The summer Del Mar racing season has begun.
Beginning the third Wednesday in July and going to the second Monday in September, the horses meet where the surf meets in the turf. The races attract sports fans, gamblers, and socialites who bask in the sunshine while they try their hand at handicapping the ponies.
Now I’m not really a gambler of any sorts but it’s a well-worn tradition among several of my friends to attend the opening day ceremonies of Del Mar. I truly enjoy watching people pouring over their racing forum, calculating the odds, standing in line to place their bets and then cheering on their horses to win.
Each year typically I employ a new gambling strategy generally ensuring small wins and losses...don’t bet much...don’t win much...don’t lose much.
Asking others how they choose their wagers is another interesting pastime of mine at the races. There are those who will tell you that they bet on the grey horse, the one with the cute jockey, the one with the yellow silks, the one with the best times, workouts, jockey or trainer.
There are also those betting strategies that select their wagers through the process of elimination, never bet on a horse that hasn’t ran in six months, or with an apprentice jockey or who is using blinkers for the first time.
There were over 40,000 racing fans at Del Mar last Wednesday each with their own particular selection and gambling methods and strategies. They each had their own reasons for buying what the horse was selling...or rejecting the horse for some apparent flaw or silly superstition.
During the fifth race of the day, a high purse stakes race, there was a particularly close finish among the top 5 horses. The purse for that race was worth in excess of $50,000. The race was just over a mile but less that two feet separated the five horses at the finish line.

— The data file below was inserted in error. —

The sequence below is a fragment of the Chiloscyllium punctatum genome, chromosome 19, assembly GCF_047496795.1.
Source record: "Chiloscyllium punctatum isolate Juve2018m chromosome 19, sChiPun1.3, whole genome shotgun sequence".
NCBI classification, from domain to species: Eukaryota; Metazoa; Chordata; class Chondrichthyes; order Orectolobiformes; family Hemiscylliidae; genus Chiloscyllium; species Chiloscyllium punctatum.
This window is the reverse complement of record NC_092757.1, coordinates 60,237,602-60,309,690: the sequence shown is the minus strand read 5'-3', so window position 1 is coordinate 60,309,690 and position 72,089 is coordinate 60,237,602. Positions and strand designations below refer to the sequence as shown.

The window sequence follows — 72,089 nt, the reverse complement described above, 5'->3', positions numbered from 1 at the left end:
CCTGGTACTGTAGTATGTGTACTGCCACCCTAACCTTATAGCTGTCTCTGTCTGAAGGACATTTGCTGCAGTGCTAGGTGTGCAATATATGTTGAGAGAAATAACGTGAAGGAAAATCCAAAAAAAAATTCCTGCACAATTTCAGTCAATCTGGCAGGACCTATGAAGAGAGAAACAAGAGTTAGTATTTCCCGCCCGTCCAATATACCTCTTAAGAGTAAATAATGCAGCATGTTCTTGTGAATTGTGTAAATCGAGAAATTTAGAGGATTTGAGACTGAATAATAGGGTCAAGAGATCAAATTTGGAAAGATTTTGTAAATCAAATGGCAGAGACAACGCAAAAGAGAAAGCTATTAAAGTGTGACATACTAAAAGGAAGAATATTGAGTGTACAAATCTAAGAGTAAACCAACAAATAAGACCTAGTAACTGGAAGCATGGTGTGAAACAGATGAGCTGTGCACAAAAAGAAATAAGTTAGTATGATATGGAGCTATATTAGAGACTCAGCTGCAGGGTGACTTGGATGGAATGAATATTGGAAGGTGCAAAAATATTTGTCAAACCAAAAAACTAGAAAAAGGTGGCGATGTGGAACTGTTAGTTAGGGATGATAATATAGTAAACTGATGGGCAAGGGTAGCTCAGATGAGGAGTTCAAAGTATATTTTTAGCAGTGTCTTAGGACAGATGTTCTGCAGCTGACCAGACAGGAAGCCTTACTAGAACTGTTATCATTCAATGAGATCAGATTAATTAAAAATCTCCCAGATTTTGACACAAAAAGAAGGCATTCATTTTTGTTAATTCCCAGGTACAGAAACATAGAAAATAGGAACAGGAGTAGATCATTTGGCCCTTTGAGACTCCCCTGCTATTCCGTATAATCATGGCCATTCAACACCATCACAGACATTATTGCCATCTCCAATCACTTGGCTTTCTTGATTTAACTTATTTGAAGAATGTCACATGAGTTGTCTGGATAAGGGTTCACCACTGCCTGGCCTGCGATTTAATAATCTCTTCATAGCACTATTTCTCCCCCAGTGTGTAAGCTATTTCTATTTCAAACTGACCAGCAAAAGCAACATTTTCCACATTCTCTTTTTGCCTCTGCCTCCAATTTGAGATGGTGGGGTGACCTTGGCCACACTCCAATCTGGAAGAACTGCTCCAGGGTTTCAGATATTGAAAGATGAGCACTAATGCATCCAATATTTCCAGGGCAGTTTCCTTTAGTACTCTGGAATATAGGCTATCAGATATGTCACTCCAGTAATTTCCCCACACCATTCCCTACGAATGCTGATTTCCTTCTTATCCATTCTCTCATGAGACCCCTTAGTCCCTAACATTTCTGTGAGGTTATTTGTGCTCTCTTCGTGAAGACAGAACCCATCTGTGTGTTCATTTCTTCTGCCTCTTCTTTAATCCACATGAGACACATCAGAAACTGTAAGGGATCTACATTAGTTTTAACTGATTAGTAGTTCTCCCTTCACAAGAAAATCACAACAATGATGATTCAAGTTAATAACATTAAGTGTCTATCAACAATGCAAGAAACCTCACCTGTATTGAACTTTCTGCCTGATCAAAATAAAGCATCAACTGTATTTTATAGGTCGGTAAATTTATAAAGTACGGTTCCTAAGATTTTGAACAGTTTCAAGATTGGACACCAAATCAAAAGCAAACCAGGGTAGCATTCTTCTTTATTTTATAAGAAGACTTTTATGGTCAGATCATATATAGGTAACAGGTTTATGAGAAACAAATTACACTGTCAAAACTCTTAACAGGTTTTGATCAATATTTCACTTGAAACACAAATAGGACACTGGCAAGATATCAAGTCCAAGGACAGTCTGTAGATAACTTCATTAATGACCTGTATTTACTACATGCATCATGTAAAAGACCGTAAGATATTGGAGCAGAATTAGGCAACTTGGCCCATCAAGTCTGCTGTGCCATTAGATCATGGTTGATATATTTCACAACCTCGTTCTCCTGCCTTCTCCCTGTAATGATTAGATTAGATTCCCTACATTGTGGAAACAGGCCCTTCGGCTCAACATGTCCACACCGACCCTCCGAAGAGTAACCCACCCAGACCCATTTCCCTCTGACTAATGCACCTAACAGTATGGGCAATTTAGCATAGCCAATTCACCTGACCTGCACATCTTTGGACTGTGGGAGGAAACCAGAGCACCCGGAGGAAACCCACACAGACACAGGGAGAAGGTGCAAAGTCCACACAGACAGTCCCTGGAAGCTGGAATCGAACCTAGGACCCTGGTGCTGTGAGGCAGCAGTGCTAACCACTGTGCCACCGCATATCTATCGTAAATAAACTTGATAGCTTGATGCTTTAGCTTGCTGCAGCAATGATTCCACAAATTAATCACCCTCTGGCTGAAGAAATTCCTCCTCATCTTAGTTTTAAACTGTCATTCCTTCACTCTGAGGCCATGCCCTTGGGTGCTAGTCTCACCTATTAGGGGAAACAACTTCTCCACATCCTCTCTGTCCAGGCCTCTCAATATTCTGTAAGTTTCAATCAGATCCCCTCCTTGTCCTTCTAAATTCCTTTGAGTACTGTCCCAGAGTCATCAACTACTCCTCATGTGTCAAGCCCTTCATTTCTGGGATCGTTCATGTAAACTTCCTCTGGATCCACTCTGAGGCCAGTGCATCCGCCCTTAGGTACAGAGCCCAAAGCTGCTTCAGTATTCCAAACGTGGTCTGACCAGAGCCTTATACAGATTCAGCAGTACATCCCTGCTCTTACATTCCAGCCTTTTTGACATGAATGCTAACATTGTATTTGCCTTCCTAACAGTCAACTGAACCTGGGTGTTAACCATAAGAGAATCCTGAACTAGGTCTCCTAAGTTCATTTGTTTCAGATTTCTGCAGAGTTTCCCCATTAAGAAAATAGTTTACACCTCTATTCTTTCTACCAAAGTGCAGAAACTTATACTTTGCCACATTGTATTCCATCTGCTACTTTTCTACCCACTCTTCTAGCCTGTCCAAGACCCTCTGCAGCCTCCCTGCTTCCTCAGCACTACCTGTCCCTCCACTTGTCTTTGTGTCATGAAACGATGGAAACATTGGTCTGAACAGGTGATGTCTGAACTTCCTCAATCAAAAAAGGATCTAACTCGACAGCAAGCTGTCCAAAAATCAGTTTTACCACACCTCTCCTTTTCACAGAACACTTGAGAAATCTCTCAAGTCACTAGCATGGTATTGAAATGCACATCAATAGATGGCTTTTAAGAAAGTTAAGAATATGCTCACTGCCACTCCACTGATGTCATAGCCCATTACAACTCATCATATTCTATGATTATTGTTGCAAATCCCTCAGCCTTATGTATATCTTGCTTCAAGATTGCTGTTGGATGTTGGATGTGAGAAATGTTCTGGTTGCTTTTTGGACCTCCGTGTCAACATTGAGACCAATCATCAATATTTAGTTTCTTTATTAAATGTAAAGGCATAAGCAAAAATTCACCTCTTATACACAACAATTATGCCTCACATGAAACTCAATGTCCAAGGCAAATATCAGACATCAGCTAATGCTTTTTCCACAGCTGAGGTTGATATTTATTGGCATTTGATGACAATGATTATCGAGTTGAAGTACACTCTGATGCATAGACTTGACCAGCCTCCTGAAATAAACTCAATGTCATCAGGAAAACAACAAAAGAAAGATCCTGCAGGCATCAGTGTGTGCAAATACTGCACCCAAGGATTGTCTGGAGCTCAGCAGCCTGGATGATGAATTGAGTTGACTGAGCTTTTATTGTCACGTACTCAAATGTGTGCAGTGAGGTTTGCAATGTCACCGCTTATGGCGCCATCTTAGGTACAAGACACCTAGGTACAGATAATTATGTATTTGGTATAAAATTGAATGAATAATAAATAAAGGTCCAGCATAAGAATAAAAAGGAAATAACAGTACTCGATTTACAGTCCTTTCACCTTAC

What I found particularly interesting was that the winner of the race received 60% of the purse for that race or $30,000 but he finished barely two inches better than the horse that finished second (who received $10,000) and perhaps four inches from the third place horse (who received $5,000) and less than a head in front of the forth and fifth place horses (who received $3,000 and $1,500 respectively).
Just a few inches over the course of a mile separated a 20-times payoff for the winner versus the horse that finished fifth.
I believe that it’s safe to say that the first place horse in this race was not 20-times better than the fifth place finisher but was rewarded as such.
All of the horses and jockeys in the race put forth a great effort yet the payout was asymmetrical to the effort.
This phenomenon isn’t just in horse racing.
I happened to look at the newspaper this morning and noticed that after almost 2500 miles, the leader of the Tour de France was just 8 seconds ahead of the second place rider with two stages yet to be completed.
One rider will soon be awarded the glory, accolades and riches of the coveted "Yellow Jersey" while the other becomes an afterthought...
8 seconds is all it takes...to separate a winner from a loser...after 2500 miles...
I’m sure the losers in a tight race often will ask themselves...is there a little more that I could have done...a slight amount of additional effort...more preparation...better training...better equipment?
Just some food for thought...
Maybe you’re the one continuing to come in second as others take the big money home...yes it was a good effort...but perhaps also... there might be just a little extra that you can bring to the race to make sure that you’re the one on top and someone else is left wondering...
I was fortunate this year to go home from the races with some more money than I had come with...but more importantly...I had left with a greater appreciation of the second place finishers who tried gallantly but in the end...sometimes lost by a just nose.
Thank you so much for supporting OptiFuse where we try each day to finish on top and bring our customers great returns on their money.
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